Because ready time is time a process spends waiting when it could be running, it has a direct impact on response time. During the measurement period, because the virtual machines were all pinned to a single CPU, 600 seconds of CPU time were available. In the case in which four of the virtual machines have load, about 300 seconds of ready time were accumulated. An average 50 percent slowdown would therefore be expected. An event with a response time of 1 second may be expected to take 1.5 seconds under this level of load as a direct result of delays caused by ready time. This is not unexpected in observations of multiuser systems under load. The same factors apply to an ESX Server host running multiple virtual machines.
It is important to note that increasing amounts of ready time do not mean that the remaining CPU on the system is unusable. It just means that due to such factors as load synchronicity, there are periods when the CPU has no work to do and other times when it is running one virtual machine but has one to five others ready to run and waiting.
5. Ready Time on SMP and Uniprocessor Virtual Machines
The results indicate that in ESX Server 3.0 there is little difference in ready time, whether this load is running on uniprocessor or SMP virtual machines. The scheduler overall does a better job of ensuring all the virtual machines get scheduled frequently enough, resulting in an actual usage of 75 percent — in contrast to ESX Server 2.5, on which the actual usage stays much lower.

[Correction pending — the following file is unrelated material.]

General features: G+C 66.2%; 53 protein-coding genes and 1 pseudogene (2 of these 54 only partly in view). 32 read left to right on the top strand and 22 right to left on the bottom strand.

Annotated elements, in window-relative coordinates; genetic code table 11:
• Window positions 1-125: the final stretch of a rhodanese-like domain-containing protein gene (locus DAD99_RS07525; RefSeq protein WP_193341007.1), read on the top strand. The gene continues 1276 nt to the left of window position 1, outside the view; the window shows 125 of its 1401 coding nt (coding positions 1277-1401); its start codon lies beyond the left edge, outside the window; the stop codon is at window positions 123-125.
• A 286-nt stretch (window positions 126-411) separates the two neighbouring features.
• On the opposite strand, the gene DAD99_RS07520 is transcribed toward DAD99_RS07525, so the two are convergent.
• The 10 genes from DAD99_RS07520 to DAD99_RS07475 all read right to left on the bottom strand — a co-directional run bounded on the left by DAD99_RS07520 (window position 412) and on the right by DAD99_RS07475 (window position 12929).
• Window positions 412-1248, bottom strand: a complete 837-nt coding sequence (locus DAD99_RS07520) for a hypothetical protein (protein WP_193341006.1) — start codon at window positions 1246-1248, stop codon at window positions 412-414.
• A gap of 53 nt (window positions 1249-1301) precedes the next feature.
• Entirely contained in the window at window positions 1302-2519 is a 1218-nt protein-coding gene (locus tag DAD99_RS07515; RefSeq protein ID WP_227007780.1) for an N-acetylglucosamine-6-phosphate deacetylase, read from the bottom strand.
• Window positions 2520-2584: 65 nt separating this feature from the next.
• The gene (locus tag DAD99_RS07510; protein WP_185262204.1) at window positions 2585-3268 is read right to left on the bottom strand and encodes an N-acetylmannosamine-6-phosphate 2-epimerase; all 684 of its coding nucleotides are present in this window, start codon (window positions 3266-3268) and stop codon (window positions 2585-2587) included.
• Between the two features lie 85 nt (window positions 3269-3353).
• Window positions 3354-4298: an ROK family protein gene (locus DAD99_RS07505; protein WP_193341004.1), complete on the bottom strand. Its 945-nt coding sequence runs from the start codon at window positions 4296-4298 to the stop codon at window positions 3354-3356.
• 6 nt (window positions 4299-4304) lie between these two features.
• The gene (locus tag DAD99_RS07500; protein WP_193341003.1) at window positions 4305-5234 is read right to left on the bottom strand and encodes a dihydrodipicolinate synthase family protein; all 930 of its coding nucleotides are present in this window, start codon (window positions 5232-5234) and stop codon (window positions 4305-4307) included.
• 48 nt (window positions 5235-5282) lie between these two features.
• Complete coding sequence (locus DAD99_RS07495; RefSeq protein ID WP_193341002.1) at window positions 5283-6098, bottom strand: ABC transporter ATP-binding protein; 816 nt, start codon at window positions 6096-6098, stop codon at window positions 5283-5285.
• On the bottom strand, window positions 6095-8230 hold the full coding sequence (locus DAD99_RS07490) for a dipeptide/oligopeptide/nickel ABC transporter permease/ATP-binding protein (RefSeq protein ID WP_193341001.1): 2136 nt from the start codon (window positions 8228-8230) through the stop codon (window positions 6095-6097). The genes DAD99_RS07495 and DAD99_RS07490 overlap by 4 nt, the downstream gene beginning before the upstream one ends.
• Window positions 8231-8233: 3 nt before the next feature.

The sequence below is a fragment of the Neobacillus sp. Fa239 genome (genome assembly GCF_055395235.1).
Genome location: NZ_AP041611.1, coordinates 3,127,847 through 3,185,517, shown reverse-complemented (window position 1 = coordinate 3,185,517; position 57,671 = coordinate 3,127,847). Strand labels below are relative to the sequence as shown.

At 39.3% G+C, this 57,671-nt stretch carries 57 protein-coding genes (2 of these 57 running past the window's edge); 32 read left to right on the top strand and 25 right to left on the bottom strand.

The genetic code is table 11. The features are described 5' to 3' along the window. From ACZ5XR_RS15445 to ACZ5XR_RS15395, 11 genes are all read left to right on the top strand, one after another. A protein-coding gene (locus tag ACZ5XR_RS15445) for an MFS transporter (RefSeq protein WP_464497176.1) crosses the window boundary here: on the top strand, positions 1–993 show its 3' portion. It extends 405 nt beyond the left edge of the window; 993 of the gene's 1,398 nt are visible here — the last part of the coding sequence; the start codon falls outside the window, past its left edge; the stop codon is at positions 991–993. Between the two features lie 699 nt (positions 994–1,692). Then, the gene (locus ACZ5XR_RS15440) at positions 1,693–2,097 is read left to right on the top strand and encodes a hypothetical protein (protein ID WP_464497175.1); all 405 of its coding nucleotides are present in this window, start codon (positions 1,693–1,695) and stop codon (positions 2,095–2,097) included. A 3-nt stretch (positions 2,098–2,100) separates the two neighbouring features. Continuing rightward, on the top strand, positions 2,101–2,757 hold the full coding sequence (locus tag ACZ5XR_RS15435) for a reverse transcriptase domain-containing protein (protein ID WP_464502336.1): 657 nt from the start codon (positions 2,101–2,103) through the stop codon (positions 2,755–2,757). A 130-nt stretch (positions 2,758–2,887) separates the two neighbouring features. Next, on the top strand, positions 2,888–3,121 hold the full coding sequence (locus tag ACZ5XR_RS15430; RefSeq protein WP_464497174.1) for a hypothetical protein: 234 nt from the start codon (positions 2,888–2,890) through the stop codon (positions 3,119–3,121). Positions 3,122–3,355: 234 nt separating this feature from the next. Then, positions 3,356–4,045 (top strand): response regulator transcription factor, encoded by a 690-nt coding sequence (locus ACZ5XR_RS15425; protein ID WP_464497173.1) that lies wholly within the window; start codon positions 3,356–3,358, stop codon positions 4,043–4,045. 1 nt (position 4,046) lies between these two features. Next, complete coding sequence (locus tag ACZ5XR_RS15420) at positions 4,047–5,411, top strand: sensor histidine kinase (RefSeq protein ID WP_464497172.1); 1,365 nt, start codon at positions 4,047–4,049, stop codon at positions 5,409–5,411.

Scheduler changes and other improvements in ESX Server 3.0 result in a difference in utilization, thus preventing a direct comparison between ready times for the two versions. It is clear, however, that co-scheduling does not have a large impact on ready time in ESX Server 3.0.
6. Scheduler Trace
ESX Server 3.0 provides a mechanism for looking at scheduler trace data to examine state information on processes and CPUs and to validate decisions made by the scheduler. The mechanism to collect this data is available in the released version of ESX Server 3.0. The data is collected by the vm-support script. However, the ability to post-process the script’s binary output file is not part of the released product
7. Interpreting Ready Time
Ready time for a process in isolation cannot be identified as a problem. The best metrics for examining the health of a server continue to be CPU utilization, response time, and application queues.
It is normal for a system to accumulate some ready time even when overall CPU utilization is low. Take an example of two processes (A and B) that each use 20 percent of a CPU, for an overall utilization of 40 percent. When process B is being scheduled, statistically 80 percent of the time the CPU is idle. The remaining 20 percent of the time process B must wait for process A to finish. The same is true for process A — 20 percent of the time it must wait for process B to finish.
This demonstrates that even under low utilization there is a chance that a shared resource will be busy. Thus some ready time is to be expected and is not a problem. The behavior is no different in the case of an ESX Server host with multiple running virtual machines. It behaves essentially the same way that an operating system does when trying to run multiple tasks concurrently.
The objective of server consolidation is to drive CPU utilization higher. For applications that are purely throughput driven it may be possible to drive the system to full utilization. For systems servicing applications that are somewhat interactive, attempting to drive the utilization beyond 60 to 70 percent may result in a perceptible lag in user activities. If response time thresholds are established for applications, they can give a clear picture of whether service levels demanded from an application are being met.